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Insight

The legislative journey to Brexit

Sarah Ellson
16/07/2018
The jigsaw of legislation, diplomacy and treaties which need to come together to enable the UK's exit from the EU is complex and it often feels like we are still barely beyond sorting out the edge pieces and certainly that we are working without a finished image.

The jigsaw of legislation, diplomacy and treaties which need to come together to enable the UK's exit from the EU is complex and it often feels like we are still barely beyond sorting out the edge pieces and certainly that we are working without a finished image.

In the UK Parliament has now passed the European Union (Withdrawal) Act 2018 which was finally given Royal Assent on 26 June 2018 after the high profile amendments and defeats as the Bill "ping-ponged" between the Lords and the Commons.  The Act will repeal the European Communities Act 1972 on "exit day" and helps to ensure that we are not left in a legal vacuum with EU derived law being retained on exit day.  It allows for the painstaking process of working through all of it to determine precisely how and whether it will be ultimately part of our laws.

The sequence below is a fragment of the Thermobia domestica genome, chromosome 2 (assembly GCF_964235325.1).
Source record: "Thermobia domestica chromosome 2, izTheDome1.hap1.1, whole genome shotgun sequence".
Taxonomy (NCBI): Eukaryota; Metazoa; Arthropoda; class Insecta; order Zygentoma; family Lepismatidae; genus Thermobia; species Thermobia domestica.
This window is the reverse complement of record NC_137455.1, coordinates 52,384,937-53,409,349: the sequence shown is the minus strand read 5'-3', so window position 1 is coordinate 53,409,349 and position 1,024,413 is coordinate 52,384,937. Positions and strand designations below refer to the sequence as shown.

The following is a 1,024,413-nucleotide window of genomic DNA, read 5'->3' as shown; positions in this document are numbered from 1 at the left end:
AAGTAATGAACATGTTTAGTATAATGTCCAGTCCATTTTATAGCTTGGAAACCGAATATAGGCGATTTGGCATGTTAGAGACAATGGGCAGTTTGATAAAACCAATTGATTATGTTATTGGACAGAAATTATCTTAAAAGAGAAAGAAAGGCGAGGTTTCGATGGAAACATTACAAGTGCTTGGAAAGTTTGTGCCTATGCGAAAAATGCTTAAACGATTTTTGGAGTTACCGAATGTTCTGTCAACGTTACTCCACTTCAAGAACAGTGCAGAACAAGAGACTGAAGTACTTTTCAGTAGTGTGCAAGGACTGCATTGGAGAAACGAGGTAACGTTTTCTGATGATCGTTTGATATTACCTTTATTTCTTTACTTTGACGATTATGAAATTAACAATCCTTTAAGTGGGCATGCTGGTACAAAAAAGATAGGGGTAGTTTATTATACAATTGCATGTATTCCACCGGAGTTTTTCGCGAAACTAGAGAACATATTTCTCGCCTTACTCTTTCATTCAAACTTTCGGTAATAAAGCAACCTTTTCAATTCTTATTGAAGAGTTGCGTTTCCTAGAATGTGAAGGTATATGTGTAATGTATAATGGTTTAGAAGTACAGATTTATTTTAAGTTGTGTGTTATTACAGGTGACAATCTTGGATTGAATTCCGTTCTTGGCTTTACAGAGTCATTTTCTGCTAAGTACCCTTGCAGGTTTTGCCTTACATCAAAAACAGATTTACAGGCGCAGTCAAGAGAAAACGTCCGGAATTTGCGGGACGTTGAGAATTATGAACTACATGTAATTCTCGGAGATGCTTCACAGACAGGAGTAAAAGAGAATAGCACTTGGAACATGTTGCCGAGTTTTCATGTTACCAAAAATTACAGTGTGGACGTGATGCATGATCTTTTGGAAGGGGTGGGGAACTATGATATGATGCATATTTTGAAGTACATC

On 12 July 2018 the Government published its White Paper on "The Future Relationship between the UK and the European Union".  Undoubtedly all those interested in our exit needed to see this document, and many consider it to be long overdue in providing a clear statement of the Government's desired outcomes.  The White Paper does not of course tell us where our relationship will in fact end up as this will of course be subject to the resumed negotiations with the EU27.  The White Paper is not something MPs get to vote on either, although it will be the source of much debate both in and outside Parliament.  White papers are "for information" and do not have any formal legal weight; they are often released to enable and promote debate before a formal parliamentary bill.  After the Supreme Court decision that required the Government to bring forward legislation before it could trigger Article 50 there was a white paper issued (on 30 March 2017 legislating for the UK's withdrawal from the EU) but that focused on some of the issues the "Great Repeal Bill" (later to become the EU Withdrawal Bill/Act) had to address.

In terms of legislation still to be passed two significant Bills remain outstanding, the Trade Bill and the "Customs" Bill (formally the Taxation (Cross Border Trade) Bill).  The Trade Bill aims to facilitate the transition of the EU's Trade Agreements into UK agreements because this may require amendments to our domestic legislation to implement.  The Bill does not, and could not, actually re-cast the Trade Agreements but gives the necessary powers to support that, if it can be agreed as part of the negotiations.  This is simply again to support a transition period before new Trading arrangements for the UK are in place.  It does not address any aspect of new Trade Agreements which the UK will seek to secure after exiting the EU.  The Trade Bill is expected to return to the House of Commons for a vote before the summer recess although we do not currently have a date for this.